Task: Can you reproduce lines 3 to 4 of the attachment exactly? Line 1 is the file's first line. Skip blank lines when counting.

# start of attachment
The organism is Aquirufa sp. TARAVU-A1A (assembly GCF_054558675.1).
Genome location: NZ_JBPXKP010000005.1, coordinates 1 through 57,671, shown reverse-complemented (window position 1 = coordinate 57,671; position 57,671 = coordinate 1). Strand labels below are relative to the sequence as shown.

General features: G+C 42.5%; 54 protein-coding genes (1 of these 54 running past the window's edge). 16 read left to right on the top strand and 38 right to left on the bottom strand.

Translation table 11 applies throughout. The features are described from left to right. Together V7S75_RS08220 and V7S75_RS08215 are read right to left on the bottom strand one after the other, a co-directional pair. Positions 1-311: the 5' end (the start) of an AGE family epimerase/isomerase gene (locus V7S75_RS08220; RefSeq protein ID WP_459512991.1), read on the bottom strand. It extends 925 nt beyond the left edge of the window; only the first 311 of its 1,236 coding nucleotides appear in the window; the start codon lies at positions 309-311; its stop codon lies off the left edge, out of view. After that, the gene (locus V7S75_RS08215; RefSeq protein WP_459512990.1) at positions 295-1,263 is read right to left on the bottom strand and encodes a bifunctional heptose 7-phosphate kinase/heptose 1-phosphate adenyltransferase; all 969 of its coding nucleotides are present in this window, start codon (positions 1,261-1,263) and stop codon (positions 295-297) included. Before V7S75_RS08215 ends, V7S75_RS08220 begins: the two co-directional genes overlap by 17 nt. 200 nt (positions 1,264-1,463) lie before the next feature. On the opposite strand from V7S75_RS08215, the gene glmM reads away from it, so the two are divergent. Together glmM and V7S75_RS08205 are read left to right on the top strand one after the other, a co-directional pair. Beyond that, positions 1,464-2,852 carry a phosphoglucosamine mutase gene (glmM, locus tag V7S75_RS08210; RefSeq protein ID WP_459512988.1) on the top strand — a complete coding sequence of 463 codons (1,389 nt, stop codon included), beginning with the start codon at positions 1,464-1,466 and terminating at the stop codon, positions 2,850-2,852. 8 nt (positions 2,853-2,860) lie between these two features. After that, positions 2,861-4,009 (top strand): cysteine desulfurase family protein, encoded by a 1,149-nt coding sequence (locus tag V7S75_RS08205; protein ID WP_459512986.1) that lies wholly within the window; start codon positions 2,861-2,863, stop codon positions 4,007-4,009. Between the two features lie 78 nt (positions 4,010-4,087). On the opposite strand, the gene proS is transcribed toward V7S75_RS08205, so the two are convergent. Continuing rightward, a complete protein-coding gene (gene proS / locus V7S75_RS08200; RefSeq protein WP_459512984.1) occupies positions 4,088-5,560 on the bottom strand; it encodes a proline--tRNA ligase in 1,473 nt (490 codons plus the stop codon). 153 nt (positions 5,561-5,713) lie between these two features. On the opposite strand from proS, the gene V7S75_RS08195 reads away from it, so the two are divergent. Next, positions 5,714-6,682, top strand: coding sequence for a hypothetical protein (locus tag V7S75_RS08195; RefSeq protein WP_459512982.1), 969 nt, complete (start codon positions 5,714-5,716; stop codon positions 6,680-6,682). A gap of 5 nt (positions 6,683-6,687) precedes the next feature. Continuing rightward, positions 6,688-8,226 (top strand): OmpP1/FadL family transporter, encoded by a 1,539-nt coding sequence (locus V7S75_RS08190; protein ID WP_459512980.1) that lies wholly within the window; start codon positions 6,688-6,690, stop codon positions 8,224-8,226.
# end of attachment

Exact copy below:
General features: G+C 42.5%; 54 protein-coding genes (1 of these 54 running past the window's edge). 16 read left to right on the top strand and 38 right to left on the bottom strand.

Translation table 11 applies throughout. The features are described from left to right. Together V7S75_RS08220 and V7S75_RS08215 are read right to left on the bottom strand one after the other, a co-directional pair. Positions 1-311: the 5' end (the start) of an AGE family epimerase/isomerase gene (locus V7S75_RS08220; RefSeq protein ID WP_459512991.1), read on the bottom strand. It extends 925 nt beyond the left edge of the window; only the first 311 of its 1,236 coding nucleotides appear in the window; the start codon lies at positions 309-311; its stop codon lies off the left edge, out of view. After that, the gene (locus V7S75_RS08215; RefSeq protein WP_459512990.1) at positions 295-1,263 is read right to left on the bottom strand and encodes a bifunctional heptose 7-phosphate kinase/heptose 1-phosphate adenyltransferase; all 969 of its coding nucleotides are present in this window, start codon (positions 1,261-1,263) and stop codon (positions 295-297) included. Before V7S75_RS08215 ends, V7S75_RS08220 begins: the two co-directional genes overlap by 17 nt. 200 nt (positions 1,264-1,463) lie before the next feature. On the opposite strand from V7S75_RS08215, the gene glmM reads away from it, so the two are divergent. Together glmM and V7S75_RS08205 are read left to right on the top strand one after the other, a co-directional pair. Beyond that, positions 1,464-2,852 carry a phosphoglucosamine mutase gene (glmM, locus tag V7S75_RS08210; RefSeq protein ID WP_459512988.1) on the top strand — a complete coding sequence of 463 codons (1,389 nt, stop codon included), beginning with the start codon at positions 1,464-1,466 and terminating at the stop codon, positions 2,850-2,852. 8 nt (positions 2,853-2,860) lie between these two features. After that, positions 2,861-4,009 (top strand): cysteine desulfurase family protein, encoded by a 1,149-nt coding sequence (locus tag V7S75_RS08205; protein ID WP_459512986.1) that lies wholly within the window; start codon positions 2,861-2,863, stop codon positions 4,007-4,009. Between the two features lie 78 nt (positions 4,010-4,087). On the opposite strand, the gene proS is transcribed toward V7S75_RS08205, so the two are convergent. Continuing rightward, a complete protein-coding gene (gene proS / locus V7S75_RS08200; RefSeq protein WP_459512984.1) occupies positions 4,088-5,560 on the bottom strand; it encodes a proline--tRNA ligase in 1,473 nt (490 codons plus the stop codon). 153 nt (positions 5,561-5,713) lie between these two features. On the opposite strand from proS, the gene V7S75_RS08195 reads away from it, so the two are divergent. Next, positions 5,714-6,682, top strand: coding sequence for a hypothetical protein (locus tag V7S75_RS08195; RefSeq protein WP_459512982.1), 969 nt, complete (start codon positions 5,714-5,716; stop codon positions 6,680-6,682). A gap of 5 nt (positions 6,683-6,687) precedes the next feature. Continuing rightward, positions 6,688-8,226 (top strand): OmpP1/FadL family transporter, encoded by a 1,539-nt coding sequence (locus V7S75_RS08190; protein ID WP_459512980.1) that lies wholly within the window; start codon positions 6,688-6,690, stop codon positions 8,224-8,226.